Advantageously, as has been described by way of example above, the principles of the present invention allow multiple clients / devices (users) to securely register with the same server / network using one set of registration procedures. Provide a framework (and method) that enables it. In short, develop a framework and detailed protocol to solve the “reverse single sign-on” problem. One major advantage of this framework is that it allows multiple client devices (users) to register with the network as "groups" and yet generate individual session keys with the network. . This greatly simplifies the process of authenticating a large number of devices (users) and reduces the complexity and bandwidth requirements of the authentication procedure to a significant degree. For the purpose of simplifying the explanation, this security framework is used to perform group authentication and key agreement in applications to machine-to-machine communication (M2M) (also known as machine type communication or MTC). How it can be applied will be described. Although M2M is one suitable area of application, this framework is general and can well handle other applications where group registration makes sense.

  While exemplary embodiments of the present invention have been described herein with reference to the accompanying drawings, the present invention is not limited to those exact embodiments and various other modifications. It should be understood that modifications and changes may be made by those skilled in the art without departing from the scope or spirit of the invention.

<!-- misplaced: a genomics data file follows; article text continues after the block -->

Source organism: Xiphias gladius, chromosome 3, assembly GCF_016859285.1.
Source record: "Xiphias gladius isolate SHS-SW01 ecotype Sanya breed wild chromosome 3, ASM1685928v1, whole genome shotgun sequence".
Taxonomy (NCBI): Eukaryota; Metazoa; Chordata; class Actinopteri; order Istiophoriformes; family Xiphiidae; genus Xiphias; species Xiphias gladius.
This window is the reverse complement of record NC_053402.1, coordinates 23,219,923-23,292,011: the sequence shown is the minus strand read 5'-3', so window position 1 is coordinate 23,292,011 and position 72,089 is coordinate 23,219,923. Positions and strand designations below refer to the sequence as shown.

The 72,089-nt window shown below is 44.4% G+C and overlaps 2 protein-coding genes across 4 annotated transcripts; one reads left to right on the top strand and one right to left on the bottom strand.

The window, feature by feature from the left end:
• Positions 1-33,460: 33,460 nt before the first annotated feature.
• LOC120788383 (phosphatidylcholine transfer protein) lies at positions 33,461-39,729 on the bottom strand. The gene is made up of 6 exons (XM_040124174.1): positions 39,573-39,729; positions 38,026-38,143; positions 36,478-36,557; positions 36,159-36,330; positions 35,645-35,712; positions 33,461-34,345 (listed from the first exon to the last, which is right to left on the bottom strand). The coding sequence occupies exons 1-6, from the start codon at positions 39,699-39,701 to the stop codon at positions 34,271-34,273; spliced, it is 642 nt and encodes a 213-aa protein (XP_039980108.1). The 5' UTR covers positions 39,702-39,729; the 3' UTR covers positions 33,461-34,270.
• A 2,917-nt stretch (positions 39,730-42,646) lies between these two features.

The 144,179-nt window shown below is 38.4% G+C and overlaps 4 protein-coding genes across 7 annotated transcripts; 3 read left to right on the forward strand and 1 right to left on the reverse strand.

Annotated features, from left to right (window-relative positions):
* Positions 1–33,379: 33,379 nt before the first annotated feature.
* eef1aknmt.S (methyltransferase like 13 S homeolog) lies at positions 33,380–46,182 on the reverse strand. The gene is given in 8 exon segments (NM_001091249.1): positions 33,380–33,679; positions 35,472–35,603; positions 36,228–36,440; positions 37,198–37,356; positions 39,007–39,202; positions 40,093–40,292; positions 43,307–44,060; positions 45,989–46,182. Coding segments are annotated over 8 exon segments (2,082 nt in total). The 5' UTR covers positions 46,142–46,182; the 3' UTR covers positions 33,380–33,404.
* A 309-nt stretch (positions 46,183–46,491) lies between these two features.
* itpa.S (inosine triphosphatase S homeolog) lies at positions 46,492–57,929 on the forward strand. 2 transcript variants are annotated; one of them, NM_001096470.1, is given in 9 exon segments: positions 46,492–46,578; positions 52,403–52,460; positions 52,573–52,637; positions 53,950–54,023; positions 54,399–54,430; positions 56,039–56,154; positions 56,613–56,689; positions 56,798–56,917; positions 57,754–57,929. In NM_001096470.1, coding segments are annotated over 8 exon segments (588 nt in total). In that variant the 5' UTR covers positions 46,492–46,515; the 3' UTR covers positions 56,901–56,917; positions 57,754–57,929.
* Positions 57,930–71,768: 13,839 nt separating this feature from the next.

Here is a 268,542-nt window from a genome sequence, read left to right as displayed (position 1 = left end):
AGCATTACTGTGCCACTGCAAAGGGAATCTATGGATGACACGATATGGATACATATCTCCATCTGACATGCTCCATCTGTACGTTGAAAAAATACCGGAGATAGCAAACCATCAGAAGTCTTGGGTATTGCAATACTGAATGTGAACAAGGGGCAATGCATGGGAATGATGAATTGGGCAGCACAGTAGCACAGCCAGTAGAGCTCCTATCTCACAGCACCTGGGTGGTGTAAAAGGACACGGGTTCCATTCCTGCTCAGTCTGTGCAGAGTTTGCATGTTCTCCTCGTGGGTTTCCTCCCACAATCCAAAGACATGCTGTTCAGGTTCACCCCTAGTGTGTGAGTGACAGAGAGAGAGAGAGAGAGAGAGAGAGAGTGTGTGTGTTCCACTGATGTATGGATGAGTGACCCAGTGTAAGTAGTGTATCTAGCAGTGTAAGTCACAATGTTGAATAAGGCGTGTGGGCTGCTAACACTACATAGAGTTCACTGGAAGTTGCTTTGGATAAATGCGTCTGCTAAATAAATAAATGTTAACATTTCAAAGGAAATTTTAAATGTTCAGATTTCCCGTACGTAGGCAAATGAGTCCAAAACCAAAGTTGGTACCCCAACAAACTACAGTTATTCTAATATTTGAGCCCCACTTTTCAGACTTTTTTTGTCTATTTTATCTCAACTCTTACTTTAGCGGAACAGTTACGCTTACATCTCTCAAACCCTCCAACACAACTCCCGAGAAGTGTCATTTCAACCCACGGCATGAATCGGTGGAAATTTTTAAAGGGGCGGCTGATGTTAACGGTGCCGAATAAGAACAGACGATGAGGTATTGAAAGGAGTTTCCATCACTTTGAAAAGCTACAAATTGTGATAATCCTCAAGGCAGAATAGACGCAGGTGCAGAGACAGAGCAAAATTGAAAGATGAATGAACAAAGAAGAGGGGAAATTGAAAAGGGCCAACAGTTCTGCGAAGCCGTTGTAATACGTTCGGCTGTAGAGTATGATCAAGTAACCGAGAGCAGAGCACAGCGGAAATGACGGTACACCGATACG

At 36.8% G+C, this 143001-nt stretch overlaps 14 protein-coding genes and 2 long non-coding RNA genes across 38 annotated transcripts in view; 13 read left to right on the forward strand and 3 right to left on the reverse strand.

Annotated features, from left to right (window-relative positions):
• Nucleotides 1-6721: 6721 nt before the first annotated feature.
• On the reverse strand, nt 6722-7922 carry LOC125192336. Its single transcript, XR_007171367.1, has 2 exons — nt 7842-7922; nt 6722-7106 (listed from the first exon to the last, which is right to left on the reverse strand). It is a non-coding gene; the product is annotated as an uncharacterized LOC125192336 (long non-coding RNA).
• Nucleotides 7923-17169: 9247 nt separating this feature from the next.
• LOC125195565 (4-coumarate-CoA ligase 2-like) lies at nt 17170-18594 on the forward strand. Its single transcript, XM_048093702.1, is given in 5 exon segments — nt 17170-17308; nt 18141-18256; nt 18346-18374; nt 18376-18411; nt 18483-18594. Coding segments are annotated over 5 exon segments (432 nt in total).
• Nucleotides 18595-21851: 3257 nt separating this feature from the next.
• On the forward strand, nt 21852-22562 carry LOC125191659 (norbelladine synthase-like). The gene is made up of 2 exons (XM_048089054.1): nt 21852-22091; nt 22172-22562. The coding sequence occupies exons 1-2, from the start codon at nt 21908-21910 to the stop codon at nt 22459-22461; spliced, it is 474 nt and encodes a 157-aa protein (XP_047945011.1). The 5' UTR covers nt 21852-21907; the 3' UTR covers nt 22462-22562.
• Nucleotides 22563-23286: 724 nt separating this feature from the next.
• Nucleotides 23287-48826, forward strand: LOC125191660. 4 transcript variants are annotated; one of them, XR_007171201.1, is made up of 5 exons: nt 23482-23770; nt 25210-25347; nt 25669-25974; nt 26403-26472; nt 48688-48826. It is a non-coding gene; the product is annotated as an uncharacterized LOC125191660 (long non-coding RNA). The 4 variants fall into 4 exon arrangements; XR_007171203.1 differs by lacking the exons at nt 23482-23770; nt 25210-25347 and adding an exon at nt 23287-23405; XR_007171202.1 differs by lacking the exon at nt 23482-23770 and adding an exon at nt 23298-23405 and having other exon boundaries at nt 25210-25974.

Claims (10)

  1. A method for registering a group of communication devices in a communication network, comprising:
    Sending a group challenge message from a network device to a group of communication devices;
    Receiving at the network device at least two response messages to the group challenge from at least two communication devices in each group, each response message comprising the same group credentials corresponding to the group;